The United States as we know it, is dying… and that might be a good thing


The past nine days have seen one political rollercoaster after another. From FBI director James Comey’s firing, to the revelation that Trump revealed classified information received from Israel to the Russians, and now James Comey’s memo saying that President Trump pressured him to stop the FBI investigation against former NSA chief Michael Flynn. Wednesday saw encouraging news that Comey’s predecessor, Robert Mueller was named as special counsel/prosecutor to oversee the FBI investigation into the Trump campaign’s ties to Russia but no matter how this turns out, things are going to get ugly. As dramatic and stress-inducing this very young presidency has been, this is only the beginning–whether something substantial comes of these investigations or not.

Things aren’t much better outside of the White House either. Education Secretary Betty DeVos announced a possible raise of interest rates on student loans by 20% and a proposal to end the public service loan forgiveness program. In Oklahoma late Wednesday night, white police officer Betty Shelby was acquitted of first-degree manslaughter of unarmed black man Terrence Crutcher. On all fronts it seems like the United States is crumbling, from the inside out. From the health care debate, to climate change, to the changing world economy, our government is seemingly doing the absolute wrong thing.

Unfortunately, removing or fixing one thing will not cure what ultimately ails us. Removing Attorney General Jeff Sessions will not stop police officers killing unarmed black and brown civilians with impunity nor will it correct the racial disparity in the criminal justice system. Removing Betty DeVos as Secretary of Education will not resolve the massive problem with student loan debt in this country. Removing Donald Trump from the presidency of the United States will not undo the damage he’s done, either in re-energizing white supremacy and xenophobia, which we thought were behind us nor in repairing the economic and societal divisions in this country that allowed him to rise to power in the first place.


One might ask why? In our 241-year history, our structures are fundamentally unchanged. Despite experiencing a civil war early in our history, a Great Depression, fighting in two world wars, incorporating protections for civil rights and equality, and balancing a cold war for 40 years, the United States as it has existed since 1776 remains in tact. Precisely, and that is precisely the problem.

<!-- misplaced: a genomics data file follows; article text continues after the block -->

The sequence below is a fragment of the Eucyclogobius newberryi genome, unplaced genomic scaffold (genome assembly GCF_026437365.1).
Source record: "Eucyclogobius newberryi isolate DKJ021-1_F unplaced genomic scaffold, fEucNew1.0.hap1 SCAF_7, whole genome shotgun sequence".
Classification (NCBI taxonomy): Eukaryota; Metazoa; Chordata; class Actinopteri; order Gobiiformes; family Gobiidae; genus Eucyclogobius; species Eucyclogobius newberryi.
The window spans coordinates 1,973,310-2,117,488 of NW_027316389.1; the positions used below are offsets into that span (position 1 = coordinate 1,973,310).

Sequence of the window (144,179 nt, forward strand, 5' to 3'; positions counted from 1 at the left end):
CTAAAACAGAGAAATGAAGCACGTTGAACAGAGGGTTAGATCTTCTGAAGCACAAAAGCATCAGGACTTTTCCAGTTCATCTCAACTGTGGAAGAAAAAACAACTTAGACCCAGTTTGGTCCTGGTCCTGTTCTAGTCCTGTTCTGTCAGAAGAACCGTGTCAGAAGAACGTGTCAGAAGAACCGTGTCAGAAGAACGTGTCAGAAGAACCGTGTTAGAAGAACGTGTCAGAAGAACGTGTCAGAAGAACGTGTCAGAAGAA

Declaration_independenceOur structures have remained in tact, and unchanged. Our politicians claim that a testament to our exceptionalist strength and morality. It also feeds a refusal to change even when the times necessitate it. And it is that inflexibility, the resistance to transformation, that is causing our problems now. No country is perfect or has a perfect history. But the United States has been a world power for much of its history. Like much of the West, it has come at the expense of others. However unlike western nations like France, Spain or even Russia it has not had a moment of transformation. We have not had a Revolution of 1789 or a Civil War of 1936 or a Revolution of 1917. We have not had a moment of truth where we can no longer ignore the reality about being American that is staring us right in the face. The truth that this is a nation founded on white supremacy and economic inequality, and it has not changed. Social mobility is not as present as we are socialized to believe. If we are born in poverty, chances are we will die in poverty. Chances of success for African-Americans, Latinos, Asians and Native Americans are hindered by racial and cultural biases that restrict us to peripheral roles in American life.

The more we deny this the more it becomes obvious to all, both inside and outside the United States. And ultimately the more disastrous the collapse will be. But with death comes transformation and the ability to become greater than what was before. If we allow it.



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